By Onz Chery | firstname.lastname@example.org
Elder Lauture, a security guard from The Bronx, first checked his bank account around 11:30 a.m. while on break at work Wednesday.
His stimulus check hadn’t come through yet. He checked again while riding the bus through The Bronx on his way home. This time, Lauture’s balance was higher, $1,400 higher.
The House of Representatives and Senate approved the $2 trillion coronavirus relief bill, which President Joe Biden signed into a law last Thursday. The Internal Revenue Service (IRS) started distributing it over the weekend, prompting people across the country to constantly check their bank accounts and countless memes about the wait for the bonanza.
But Wednesday was the day most residents finally received the stimulus check, with deposits going into about 90 million people’s bank accounts. In addition to the direct deposits, 150,000 checks amounting to $442 million will be sent via mail on Friday.
For many, the money is a lifeline for critical essentials like food and shelter or to catch up on bills, while others see it as a bonus.
For Lauture, the stimulus check is a chance to finally buy the $1,800 Apple laptop he’s been wanting to get since 2018.
“If I get the laptop, I’m giving my mom my old laptop,” Lauture, 28, said. “I don’t know, maybe I don’t need it now. But a laptop is still good. I want to put my money to good use.”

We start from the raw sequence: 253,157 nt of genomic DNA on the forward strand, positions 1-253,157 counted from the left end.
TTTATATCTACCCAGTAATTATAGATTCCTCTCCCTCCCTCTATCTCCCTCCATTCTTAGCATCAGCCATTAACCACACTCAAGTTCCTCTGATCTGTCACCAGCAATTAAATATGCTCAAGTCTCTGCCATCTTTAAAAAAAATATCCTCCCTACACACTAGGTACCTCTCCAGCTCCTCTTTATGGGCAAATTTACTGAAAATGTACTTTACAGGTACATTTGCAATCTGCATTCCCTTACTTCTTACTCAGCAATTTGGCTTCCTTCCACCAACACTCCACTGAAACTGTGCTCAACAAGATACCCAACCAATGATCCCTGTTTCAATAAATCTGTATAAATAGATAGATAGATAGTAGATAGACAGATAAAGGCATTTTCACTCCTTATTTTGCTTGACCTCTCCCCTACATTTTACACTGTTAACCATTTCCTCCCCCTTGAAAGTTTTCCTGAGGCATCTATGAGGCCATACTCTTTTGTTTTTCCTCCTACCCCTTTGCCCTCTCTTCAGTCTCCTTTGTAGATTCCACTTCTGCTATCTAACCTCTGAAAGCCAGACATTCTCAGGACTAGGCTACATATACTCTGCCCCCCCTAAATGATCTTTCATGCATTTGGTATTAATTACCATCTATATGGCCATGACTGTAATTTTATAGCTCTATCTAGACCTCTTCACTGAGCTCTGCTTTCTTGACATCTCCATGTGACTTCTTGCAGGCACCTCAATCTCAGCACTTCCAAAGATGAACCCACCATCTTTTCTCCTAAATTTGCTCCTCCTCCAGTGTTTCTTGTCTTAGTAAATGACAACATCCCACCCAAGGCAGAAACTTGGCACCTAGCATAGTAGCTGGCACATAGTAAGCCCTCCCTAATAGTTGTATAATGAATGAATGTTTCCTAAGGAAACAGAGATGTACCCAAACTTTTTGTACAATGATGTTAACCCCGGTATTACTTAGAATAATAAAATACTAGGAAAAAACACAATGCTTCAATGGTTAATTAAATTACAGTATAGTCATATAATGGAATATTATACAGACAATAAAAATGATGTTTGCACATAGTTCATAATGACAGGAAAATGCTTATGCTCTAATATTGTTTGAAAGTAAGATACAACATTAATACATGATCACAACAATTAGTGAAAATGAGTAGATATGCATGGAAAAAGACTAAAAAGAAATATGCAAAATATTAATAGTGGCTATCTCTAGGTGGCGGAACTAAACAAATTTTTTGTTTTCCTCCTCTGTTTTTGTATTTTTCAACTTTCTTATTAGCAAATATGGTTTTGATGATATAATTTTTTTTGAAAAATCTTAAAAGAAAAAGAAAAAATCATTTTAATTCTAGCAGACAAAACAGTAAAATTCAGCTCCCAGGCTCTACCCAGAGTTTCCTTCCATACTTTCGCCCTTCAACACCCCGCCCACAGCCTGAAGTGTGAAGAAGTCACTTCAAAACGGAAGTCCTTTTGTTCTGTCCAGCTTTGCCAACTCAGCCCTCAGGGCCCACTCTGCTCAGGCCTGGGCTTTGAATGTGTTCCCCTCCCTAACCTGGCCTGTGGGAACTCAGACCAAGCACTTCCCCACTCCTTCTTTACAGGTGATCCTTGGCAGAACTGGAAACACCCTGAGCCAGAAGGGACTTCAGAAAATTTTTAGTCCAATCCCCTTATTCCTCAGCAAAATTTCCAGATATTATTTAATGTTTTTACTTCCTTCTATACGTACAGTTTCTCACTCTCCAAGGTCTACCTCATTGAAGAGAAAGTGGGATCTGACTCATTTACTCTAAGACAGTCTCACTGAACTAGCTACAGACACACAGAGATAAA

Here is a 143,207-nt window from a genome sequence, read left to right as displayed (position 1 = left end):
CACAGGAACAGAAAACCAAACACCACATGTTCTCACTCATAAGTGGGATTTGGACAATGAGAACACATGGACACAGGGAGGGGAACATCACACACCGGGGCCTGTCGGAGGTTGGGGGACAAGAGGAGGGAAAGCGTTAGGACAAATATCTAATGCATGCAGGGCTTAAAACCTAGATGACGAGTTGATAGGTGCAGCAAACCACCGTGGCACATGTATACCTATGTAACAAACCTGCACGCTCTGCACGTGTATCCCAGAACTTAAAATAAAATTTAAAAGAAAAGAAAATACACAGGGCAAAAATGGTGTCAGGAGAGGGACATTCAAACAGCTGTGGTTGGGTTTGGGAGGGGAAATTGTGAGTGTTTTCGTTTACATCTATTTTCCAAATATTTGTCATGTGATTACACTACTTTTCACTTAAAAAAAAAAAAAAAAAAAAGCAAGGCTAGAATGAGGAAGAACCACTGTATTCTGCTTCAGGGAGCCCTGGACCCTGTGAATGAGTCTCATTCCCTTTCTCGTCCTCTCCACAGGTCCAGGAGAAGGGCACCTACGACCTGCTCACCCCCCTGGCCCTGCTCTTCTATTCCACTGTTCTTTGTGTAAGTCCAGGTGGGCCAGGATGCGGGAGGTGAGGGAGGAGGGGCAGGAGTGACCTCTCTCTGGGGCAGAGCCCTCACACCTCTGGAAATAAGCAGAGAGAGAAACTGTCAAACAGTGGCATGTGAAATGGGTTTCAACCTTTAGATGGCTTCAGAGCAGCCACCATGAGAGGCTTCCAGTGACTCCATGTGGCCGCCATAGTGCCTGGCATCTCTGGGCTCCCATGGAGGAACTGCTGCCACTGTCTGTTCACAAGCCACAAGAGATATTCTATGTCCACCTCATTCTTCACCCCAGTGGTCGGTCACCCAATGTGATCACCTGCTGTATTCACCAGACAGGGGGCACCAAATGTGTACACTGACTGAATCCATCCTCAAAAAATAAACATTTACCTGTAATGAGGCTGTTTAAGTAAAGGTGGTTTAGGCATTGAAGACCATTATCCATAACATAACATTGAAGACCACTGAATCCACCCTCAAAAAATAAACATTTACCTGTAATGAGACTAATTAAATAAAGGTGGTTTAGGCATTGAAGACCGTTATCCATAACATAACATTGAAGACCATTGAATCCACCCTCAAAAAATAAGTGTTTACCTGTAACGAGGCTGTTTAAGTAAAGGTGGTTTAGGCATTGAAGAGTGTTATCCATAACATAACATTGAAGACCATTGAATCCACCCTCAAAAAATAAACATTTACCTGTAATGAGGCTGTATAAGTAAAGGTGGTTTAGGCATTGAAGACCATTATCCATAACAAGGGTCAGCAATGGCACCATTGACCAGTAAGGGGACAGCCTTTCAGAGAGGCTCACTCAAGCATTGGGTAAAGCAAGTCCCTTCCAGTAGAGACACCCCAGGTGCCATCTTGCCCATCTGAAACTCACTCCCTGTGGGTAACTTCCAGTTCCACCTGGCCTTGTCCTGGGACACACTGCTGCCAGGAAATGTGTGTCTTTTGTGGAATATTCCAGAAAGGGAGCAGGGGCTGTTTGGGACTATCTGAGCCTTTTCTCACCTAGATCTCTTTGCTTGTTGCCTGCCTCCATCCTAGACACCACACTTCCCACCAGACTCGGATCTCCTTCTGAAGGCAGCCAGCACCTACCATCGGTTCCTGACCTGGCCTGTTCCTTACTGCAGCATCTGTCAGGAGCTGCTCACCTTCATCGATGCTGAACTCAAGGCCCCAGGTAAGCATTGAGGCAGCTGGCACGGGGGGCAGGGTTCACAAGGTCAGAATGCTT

Scores of Haitian-American residents are in Lauture’s shoes as they ponder on what to do with their stimulus checks. Some are thinking of investing or planning to take some time off work to focus on side projects.
Filmmaker Patrick Ulysse, of Brooklyn, said he took a nine-month hiatus from screenwriting when the pandemic was at its peak as he focused on being safe. With his stimulus check as a buffer, the married father-of-one plans to take a week off from his camera operator job to finish writing a Haitian-American feature film about food and love.
Ulysse, 50, has been employed throughout the entire pandemic thus far at the mayor’s department but his income from freelance videography was cut to about 10 percent of its pre-pandemic level.
“Things are tight, I paid the bills, that’s all that could be done,” Ulysse said. “The stimulus checks allow us to do normal stuff, the stuff we missed, like being able to not have to work overtime, not thinking about scaling down on the groceries, not having to worry about the mortgage.”
Claude Craan, from West Orange, New Jersey, said he also felt the financial burden that COVID-19 brought.
“The economy has not been going at its best. The stimulus is more than welcome. It’s a blessing in many ways, not just for myself,” Craan, 62, said. “Everybody’s behind, I plan on using it to pay some bills. No entertainment stuff.”